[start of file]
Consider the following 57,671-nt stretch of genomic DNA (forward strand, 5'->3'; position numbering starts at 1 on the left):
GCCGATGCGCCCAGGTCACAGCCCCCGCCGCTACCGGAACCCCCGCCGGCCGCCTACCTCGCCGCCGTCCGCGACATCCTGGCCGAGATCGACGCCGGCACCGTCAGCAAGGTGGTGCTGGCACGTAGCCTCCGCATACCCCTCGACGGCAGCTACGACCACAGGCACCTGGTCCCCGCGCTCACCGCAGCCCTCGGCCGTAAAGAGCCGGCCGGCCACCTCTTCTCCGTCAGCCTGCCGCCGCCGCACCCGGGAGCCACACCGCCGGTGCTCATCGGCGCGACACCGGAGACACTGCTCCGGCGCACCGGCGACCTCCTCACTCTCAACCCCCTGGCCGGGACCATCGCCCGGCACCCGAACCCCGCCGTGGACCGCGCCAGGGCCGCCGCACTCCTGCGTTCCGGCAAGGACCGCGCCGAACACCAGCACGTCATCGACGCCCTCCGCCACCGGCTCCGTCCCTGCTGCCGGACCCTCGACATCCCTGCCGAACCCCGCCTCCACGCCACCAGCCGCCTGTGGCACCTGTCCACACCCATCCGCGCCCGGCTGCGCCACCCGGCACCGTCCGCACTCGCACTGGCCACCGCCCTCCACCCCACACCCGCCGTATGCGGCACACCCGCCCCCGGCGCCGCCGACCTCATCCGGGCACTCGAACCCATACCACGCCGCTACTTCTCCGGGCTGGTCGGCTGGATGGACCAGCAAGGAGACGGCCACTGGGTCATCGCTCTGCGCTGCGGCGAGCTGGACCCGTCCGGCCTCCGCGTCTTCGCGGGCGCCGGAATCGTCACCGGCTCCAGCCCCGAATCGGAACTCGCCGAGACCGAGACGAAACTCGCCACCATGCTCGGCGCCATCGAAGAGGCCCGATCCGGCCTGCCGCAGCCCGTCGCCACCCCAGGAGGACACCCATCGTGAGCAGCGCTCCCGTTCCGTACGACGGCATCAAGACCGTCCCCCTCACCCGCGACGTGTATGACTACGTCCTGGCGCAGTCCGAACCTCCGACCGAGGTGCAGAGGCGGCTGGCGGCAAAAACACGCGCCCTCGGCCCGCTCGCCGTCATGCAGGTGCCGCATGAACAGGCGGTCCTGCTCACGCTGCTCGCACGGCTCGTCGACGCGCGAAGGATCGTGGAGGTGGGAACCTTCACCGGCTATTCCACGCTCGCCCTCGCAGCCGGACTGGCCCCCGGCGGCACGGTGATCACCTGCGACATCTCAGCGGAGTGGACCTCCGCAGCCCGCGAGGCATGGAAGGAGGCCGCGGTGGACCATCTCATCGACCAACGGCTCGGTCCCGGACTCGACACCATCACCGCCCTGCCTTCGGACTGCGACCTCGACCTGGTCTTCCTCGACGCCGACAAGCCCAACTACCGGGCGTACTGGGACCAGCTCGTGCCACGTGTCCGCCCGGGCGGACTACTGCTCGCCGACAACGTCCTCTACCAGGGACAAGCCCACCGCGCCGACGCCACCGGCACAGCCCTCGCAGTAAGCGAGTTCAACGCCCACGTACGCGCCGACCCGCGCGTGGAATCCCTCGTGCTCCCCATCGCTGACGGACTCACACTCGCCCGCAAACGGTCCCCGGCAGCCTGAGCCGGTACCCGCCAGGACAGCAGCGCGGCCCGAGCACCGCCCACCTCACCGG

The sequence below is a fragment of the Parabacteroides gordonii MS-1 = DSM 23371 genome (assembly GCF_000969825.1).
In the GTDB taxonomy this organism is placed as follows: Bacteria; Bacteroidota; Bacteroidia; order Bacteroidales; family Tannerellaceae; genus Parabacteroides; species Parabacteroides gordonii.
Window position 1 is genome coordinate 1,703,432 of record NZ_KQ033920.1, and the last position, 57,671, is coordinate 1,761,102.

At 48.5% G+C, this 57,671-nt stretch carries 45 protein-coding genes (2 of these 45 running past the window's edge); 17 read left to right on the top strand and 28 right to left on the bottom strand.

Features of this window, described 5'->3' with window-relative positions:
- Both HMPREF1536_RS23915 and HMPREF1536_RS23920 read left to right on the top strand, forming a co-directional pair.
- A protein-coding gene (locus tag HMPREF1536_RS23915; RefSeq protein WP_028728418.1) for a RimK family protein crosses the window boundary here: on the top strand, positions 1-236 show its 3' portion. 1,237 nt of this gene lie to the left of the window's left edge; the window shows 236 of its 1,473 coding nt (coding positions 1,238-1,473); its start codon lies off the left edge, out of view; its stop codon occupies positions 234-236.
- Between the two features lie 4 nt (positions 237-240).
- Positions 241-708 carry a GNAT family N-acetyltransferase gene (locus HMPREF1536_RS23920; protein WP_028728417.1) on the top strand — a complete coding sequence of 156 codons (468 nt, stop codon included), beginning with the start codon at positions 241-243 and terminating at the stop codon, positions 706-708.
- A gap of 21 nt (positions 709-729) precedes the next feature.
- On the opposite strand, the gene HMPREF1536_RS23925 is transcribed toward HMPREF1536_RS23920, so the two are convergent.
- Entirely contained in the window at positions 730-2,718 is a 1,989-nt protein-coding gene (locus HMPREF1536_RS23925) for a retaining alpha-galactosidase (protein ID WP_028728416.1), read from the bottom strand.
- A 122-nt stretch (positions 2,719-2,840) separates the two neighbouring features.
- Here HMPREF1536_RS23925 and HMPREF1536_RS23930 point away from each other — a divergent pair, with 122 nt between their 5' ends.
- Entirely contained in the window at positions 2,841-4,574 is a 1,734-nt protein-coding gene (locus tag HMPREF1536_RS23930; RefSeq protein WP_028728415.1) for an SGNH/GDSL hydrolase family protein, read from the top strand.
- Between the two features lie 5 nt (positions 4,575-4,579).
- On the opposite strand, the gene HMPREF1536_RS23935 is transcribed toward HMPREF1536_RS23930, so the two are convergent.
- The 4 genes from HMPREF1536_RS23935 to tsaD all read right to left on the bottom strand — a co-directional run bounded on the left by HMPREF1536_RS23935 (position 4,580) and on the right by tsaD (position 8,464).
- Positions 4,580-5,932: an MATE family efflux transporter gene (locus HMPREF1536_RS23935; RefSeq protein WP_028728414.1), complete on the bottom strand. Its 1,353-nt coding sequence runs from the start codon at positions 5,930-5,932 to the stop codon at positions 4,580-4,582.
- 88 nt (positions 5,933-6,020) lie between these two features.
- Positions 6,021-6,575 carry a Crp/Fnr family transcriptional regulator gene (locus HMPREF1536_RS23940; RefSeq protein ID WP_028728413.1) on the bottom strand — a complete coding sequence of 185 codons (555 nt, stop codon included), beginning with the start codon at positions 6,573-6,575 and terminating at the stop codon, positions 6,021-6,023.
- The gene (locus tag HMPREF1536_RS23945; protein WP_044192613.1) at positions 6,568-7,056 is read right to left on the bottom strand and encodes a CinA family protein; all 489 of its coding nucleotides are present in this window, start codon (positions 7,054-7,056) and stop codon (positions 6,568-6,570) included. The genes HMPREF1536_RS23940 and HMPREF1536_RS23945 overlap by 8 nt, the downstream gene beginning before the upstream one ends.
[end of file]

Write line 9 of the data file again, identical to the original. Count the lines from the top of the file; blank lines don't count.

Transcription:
- A protein-coding gene (locus tag HMPREF1536_RS23915; RefSeq protein WP_028728418.1) for a RimK family protein crosses the window boundary here: on the top strand, positions 1-236 show its 3' portion. 1,237 nt of this gene lie to the left of the window's left edge; the window shows 236 of its 1,473 coding nt (coding positions 1,238-1,473); its start codon lies off the left edge, out of view; its stop codon occupies positions 234-236.